Catalysts that can be used in producing the polyurethane foams in accordance with this invention include: tertiary amines, such as bis(N,N-di-methylaminoethyl)ether, trimethylamine, triethylamine, N-methylmorpholine, dimethylaminoethyl morpholine, N,N,N',N'-tetramethylhexanediamine, N-ethyl-morpholine, N,N-dimethylethanolamine, N,N,N'N'-tetramethyl-1,3-butanediamine, triethanolamine, 1,4-diazabicyclo[2.2.2]octane, pyrridine oxide, and the like. Preferred amine catalysts are bis(N,N-di-methylaminoethyl)ether and 1,4-diazabicyclo[2.2.2]octane. Illustrative of the amine catalysts used in the process of this invention are those sold by the Union Carbide Corporation has "NIAX" Catalysts C-229, 8154, C-220, and C-183; those sold by Air Products and Chemicals Inc. as "DABCO" 8ll8, 33LV, and 8154; and those sold by Texaco Chemical Corporation as "THANCAT DD" and "THANCAT TD". The amine catalysts can be used dissolved in solvents (e.g., glycols such as dipropylene glycol) and can be partially neutralized (e.g., with a carboxylic acid such as formic acid). Metal (e.g., tin, lead and copper) salts or organo-metallic catalysts may be included in the formulations but are not generally required. Dibutyltin dimaleate, stannous octoate, dibutyltin dilaurate, dibutyltin dilauryl sulfide, and dibutyltin oxide are examples of such metal catalysts which may be used if desired. If used in the process of this invention, amine and/or metal catalysts are employed in small amounts, for example, from about 0.001 parts by weight to about 5 parts by weight of catalyst per 100 parts by weight of the polyol. A further advantage of the instant invention is the ability to use a reaction mixture essentially free of (e.g., containing less than 0.001 parts by weight per 100 parts by weight of the polyol) the heavy metal (e.g., tin, lead and copper) salts and heavy metal organo-metallic compounds often previously required as catalysts.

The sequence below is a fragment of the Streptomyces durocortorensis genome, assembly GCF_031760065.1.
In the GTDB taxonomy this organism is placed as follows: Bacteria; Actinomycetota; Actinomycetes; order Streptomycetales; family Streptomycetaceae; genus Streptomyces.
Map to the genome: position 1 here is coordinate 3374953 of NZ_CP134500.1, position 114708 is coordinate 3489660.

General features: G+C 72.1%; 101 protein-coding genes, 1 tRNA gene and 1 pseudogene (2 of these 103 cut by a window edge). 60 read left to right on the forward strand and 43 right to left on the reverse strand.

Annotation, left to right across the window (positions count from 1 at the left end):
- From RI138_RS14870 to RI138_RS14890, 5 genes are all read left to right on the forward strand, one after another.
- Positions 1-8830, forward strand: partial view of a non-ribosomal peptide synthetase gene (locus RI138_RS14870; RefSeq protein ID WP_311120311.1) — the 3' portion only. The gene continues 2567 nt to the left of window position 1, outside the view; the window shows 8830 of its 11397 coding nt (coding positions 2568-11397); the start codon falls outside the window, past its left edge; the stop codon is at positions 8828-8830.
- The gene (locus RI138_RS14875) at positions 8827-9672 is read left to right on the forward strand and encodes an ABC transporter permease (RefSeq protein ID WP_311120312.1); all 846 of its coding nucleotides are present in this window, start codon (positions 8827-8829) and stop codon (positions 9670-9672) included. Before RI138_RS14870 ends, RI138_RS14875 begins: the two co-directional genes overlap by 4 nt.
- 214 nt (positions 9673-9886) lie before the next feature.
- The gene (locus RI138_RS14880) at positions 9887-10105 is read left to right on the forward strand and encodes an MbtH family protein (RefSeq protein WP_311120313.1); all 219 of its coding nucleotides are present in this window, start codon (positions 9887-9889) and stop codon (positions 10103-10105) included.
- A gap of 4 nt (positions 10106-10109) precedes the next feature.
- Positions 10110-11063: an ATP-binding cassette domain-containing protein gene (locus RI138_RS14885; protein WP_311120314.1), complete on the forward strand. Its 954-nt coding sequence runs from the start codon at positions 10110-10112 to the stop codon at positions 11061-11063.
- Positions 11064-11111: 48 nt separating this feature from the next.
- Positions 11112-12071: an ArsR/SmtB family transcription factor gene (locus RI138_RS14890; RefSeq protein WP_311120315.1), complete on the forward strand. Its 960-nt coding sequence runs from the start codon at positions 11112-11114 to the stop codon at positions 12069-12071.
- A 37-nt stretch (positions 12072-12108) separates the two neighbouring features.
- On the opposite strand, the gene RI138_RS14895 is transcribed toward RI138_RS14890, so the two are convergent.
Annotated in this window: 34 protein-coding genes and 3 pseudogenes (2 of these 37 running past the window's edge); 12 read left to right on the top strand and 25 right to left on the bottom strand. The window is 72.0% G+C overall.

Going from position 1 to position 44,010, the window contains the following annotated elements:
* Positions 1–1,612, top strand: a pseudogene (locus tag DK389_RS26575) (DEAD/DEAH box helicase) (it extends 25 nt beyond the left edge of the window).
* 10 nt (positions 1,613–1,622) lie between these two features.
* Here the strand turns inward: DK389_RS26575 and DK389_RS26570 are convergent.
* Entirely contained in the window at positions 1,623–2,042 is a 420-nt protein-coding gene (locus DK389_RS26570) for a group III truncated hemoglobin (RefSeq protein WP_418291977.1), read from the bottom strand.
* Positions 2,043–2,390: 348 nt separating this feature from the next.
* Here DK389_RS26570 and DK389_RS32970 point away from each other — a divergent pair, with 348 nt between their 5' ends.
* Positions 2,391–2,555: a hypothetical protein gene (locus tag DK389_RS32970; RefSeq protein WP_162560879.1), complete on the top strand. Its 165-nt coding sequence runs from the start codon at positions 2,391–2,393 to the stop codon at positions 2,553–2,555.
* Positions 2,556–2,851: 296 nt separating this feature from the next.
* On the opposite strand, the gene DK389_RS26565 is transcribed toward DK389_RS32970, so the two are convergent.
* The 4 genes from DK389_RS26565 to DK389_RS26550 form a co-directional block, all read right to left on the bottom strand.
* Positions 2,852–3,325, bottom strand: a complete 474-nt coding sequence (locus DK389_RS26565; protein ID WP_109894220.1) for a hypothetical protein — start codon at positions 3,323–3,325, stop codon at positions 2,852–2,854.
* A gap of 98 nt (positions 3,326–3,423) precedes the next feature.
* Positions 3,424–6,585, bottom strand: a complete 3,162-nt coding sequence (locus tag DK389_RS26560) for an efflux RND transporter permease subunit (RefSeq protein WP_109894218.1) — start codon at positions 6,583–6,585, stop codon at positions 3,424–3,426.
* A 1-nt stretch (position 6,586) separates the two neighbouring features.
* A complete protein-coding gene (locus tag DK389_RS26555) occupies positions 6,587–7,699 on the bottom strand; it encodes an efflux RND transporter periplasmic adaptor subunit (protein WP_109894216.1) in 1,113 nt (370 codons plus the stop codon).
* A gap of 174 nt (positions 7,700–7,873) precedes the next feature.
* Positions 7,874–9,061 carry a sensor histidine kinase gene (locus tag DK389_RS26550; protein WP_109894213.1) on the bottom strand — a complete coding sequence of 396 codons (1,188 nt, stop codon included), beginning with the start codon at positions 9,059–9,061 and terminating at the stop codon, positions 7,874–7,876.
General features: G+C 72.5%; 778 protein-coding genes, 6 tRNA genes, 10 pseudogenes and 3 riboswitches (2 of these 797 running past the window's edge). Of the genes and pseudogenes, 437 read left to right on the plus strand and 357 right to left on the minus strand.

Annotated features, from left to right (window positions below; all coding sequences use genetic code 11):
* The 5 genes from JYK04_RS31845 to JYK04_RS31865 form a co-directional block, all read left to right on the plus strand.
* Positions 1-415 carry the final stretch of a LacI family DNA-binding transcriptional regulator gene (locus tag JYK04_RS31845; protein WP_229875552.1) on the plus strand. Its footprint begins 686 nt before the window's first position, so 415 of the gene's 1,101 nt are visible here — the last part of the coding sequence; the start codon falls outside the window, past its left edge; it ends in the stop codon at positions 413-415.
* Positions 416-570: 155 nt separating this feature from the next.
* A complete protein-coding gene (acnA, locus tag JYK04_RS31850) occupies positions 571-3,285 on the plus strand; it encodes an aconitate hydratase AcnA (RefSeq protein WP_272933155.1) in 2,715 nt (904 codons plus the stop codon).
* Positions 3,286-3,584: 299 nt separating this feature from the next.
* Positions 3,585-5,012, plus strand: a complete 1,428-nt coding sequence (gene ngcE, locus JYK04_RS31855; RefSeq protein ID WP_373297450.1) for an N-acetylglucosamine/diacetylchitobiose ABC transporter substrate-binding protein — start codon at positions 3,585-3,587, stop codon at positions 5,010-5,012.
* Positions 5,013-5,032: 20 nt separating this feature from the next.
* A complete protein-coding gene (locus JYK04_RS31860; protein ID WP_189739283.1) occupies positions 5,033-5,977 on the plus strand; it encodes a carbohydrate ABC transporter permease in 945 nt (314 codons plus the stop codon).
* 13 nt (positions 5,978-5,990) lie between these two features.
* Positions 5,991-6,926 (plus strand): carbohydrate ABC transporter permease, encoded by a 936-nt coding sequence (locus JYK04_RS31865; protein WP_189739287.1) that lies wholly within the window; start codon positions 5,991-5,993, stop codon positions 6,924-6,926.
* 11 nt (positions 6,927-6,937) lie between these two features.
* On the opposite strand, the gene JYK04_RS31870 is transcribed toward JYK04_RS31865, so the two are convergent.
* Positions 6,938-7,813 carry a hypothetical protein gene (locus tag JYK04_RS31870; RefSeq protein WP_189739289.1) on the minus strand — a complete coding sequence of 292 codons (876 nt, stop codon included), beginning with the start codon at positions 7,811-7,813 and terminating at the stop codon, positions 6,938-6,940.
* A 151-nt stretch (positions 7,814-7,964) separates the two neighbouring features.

The crosslinkers that may be used in the process of this invention include the following compounds: ##STR5## These crosslinkers are preferred in the reaction mixture in an amount from 0.01 to 20 parts by weight (more preferably from 0.5 to 3.0 parts by weight) per hundred parts by weight of the polyol.

The silicone surfactants that may be used in the process of this invention include "hydrolyzable" polysiloxane-polyoxyalkylene block copolymers or "non-hydrolyzable" polysiloxanepolyoxyalkylene block copolymers described in U.S. Pat. Nos. 2,834,748, 2,917,480; 3,505,377; 3,741,417; 3,887,483; 3,980,688; 4,025,452; and 4,071,493. Yet another useful class of silicone surfactants are cyanoalkylpolysiloxanes as described in U.S. Pat. Nos. 3,905,924, 3,952,038 and 4,003,847. Still other useful classes of silicone surfactants are polydimethylsiloxanes containing minor amounts of other silicon-bonded hydrocarbon substituents (e.g., beta-phenylethyl groups) described in U.S. Pat. Nos. 3,839,384 and 3,896,062. As is known in the art, the selection of a particular silicone surfactant for use in a particular foam formulation will depend on such properties as the reactivity of the polyol in the formulation and the like. Preferred silicone surfactants are those represented by the following formulas:

Me3 SiO(Me2 SiO)x (MeSi(O)Cn H2n C6 H5)y SiMe3, where Me is a methyl group, x and y have values of 1 to 4, and n has a value of 2 to 3. These silicone surfactants are preferred for use in producing high resiliency slab and molded polyurethane foam.

Me3 SiO(Me2 SiO)x (MeSi(O)Cn H2n O(Ca H2a O)z R")y SiMe3, where Me is a methyl group, x and y have values of 1 to 6, n has a value of 3 to 4, a has a value of 2 to 3, z has a value of 1 to 10, and R" is equal to a lower alkyl or acyl group. These silicone surfactants are preferred for use in producing high resiliency slab and molded polyurethane foam.